Realm of possibility

PUBLISHED : Wednesday, 11 November, 2009, 12:00am
UPDATED : Wednesday, 11 November, 2009, 12:00am

Ever since Ma Ying-jeou became president of Taiwan last year, cross-strait relations have improved greatly. Inevitably, there has been speculation as to whether there may be a meeting between him and President Hu Jintao , who is also head of the Chinese Communist Party.

One problem, seemingly trivial but actually important, is how the two will address one another. Or, rather, how Hu will address Ma. Beijing considers Taiwan part of its territory and so refers to Ma only as the 'leader' of Taiwan, not as its president.

Thus, last November, when Chen Yunlin, director of the Association for Relations Across the Taiwan Strait - the most senior mainland official to visit Taipei in almost six decades - met Taiwan's leader, he refrained from using the term 'Mr President' and instead just said 'you'.

But, last month, Ma assumed the chairmanship of the Kuomintang, removing that obstacle since the two men can now meet as heads of political parties. Ma, in an interview with Reuters after he became chairman, was asked about a meeting with his mainland counterpart. He said he would not exclude the possibility of such a meeting one day. 'At the moment,' he said, 'we have our hands full with economic issues.'

The question of timing also relates to the terms of office of the two men. Ma is expected to run for a second term in 2012, but Hu's term as party leader ends in October of that year. So, speculation focused on 2012, either before or after Ma's re-election and before Hu steps down.

And, if the meeting seals a peace agreement, so the thinking goes, the two men would be a shoo-in for the Nobel Peace Prize.

But, in recent weeks, speculation has shifted from 2012 to 2011. That is because 2011 marks the 100th anniversary of the fall of China's last imperial dynasty, precipitated by the Wuhan Uprising on October 10, 1911, which led to the birth of the Republic of China. October 10 is marked by Taiwan, formally still known as the Republic of China, as National Day.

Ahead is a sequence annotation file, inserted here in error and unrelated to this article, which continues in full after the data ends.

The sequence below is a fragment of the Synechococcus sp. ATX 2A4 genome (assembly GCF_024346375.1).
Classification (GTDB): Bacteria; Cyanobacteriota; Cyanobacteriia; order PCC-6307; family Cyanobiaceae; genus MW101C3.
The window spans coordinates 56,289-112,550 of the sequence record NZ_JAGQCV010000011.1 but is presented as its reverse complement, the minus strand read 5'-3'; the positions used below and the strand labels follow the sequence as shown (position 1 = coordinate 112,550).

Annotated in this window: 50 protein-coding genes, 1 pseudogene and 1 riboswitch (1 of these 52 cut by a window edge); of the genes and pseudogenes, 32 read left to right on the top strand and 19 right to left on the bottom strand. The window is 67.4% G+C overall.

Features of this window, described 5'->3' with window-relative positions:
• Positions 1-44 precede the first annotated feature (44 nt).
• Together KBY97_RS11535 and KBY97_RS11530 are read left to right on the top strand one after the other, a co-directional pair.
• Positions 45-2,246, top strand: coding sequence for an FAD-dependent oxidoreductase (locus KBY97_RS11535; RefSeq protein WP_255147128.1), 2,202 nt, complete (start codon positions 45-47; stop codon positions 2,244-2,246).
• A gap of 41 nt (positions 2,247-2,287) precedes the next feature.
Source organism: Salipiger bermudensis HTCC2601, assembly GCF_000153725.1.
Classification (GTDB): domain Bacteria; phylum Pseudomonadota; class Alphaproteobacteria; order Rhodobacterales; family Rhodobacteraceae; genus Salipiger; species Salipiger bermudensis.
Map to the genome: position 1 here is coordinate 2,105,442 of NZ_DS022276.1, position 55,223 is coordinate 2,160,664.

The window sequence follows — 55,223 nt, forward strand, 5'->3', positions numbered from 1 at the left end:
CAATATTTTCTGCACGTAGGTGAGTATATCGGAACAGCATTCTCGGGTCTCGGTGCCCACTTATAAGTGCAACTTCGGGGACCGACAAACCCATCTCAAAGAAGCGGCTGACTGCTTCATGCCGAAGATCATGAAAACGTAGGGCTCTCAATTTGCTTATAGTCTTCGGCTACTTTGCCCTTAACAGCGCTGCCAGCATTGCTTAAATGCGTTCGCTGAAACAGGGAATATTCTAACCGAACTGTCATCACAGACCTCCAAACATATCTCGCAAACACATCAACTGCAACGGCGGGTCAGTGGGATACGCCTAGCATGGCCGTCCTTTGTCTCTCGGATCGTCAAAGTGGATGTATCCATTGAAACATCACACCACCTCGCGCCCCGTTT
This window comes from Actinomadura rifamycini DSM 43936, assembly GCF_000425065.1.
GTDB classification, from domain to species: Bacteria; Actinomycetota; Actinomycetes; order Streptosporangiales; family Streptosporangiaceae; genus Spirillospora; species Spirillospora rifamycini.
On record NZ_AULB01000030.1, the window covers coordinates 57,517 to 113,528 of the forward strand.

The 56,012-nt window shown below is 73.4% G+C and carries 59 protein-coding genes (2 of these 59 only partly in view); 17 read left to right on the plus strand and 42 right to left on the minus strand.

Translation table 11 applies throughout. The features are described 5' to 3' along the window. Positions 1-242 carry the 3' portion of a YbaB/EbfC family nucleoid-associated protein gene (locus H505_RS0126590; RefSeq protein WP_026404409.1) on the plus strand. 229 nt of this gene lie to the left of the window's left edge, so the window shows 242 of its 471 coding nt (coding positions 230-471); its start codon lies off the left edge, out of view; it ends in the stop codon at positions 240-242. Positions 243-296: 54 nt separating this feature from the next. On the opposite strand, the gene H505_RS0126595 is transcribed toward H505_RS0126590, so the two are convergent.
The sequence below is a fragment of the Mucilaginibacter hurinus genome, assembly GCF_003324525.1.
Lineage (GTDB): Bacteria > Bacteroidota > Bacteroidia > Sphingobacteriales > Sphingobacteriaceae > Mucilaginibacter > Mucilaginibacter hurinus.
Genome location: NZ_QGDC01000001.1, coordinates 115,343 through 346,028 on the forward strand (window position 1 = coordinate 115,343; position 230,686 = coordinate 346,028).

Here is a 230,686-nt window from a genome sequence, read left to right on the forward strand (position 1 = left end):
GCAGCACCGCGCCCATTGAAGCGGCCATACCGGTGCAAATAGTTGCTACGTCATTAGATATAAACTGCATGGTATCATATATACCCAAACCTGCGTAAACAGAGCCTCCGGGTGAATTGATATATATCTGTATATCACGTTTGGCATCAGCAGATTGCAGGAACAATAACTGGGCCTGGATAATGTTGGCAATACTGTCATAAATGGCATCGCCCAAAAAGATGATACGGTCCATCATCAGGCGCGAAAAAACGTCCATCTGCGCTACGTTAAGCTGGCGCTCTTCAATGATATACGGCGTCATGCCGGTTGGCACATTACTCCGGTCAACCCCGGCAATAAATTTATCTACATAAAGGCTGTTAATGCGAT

Last month, Ma announced the setting up of the Republic of China Centennial Preparatory Commission, chaired by Vice-President Vincent Siew Wan-chang, to co-ordinate the planning for a year-long series of celebrations, starting on January 1, 2011.

Since then, there have been reports of plans on the mainland for a major celebration to mark the 100th anniversary of the 1911 revolution. After all, Sun Yat-sen, founder of the Republic of China, is revered on the mainland as well, where he is honoured as the 'great precursor' of the revolution. The thinking now is that Beijing will invite the KMT as well as minor political parties in Taiwan to join the celebrations. And, to avoid embarrassing Taiwan, the festivities can be held not in Beijing but in Wuhan, where the uprising took place.

And if Ma, for some reason, considers it inappropriate for him to go to any city on the mainland, then there is an event later that year that might provide an occasion for a cross-strait summit. That event is the annual Asia-Pacific Economic Co-operation forum leaders meeting, which in 2011 will be hosted by the US. Because of China's objection, Taiwan has been relegated to sending an economic official to such meetings, instead of its president. Last year, however, for the first time, a major political figure, former vice-president Lien Chan, represented Taiwan's president at the Apec meeting in Peru. He will do it again this month in Singapore. So, if Beijing and Taipei are both willing, there is no reason why a meeting cannot be held in 2011 on neutral territory, namely the US.

All this, of course, presupposes that relations between the two sides of the strait continue to improve over the next two years. If so, a summit could be held after a breakthrough on a peace agreement or, alternatively, it could conceivably be used to provide the momentum for reaching one.

This is very much in the realm of speculation, of course, but such eventualities, which may seem unlikely at this point, may cross into the realm of the possible, if not the probable.

Frank Ching is a Hong Kong-based writer and commentator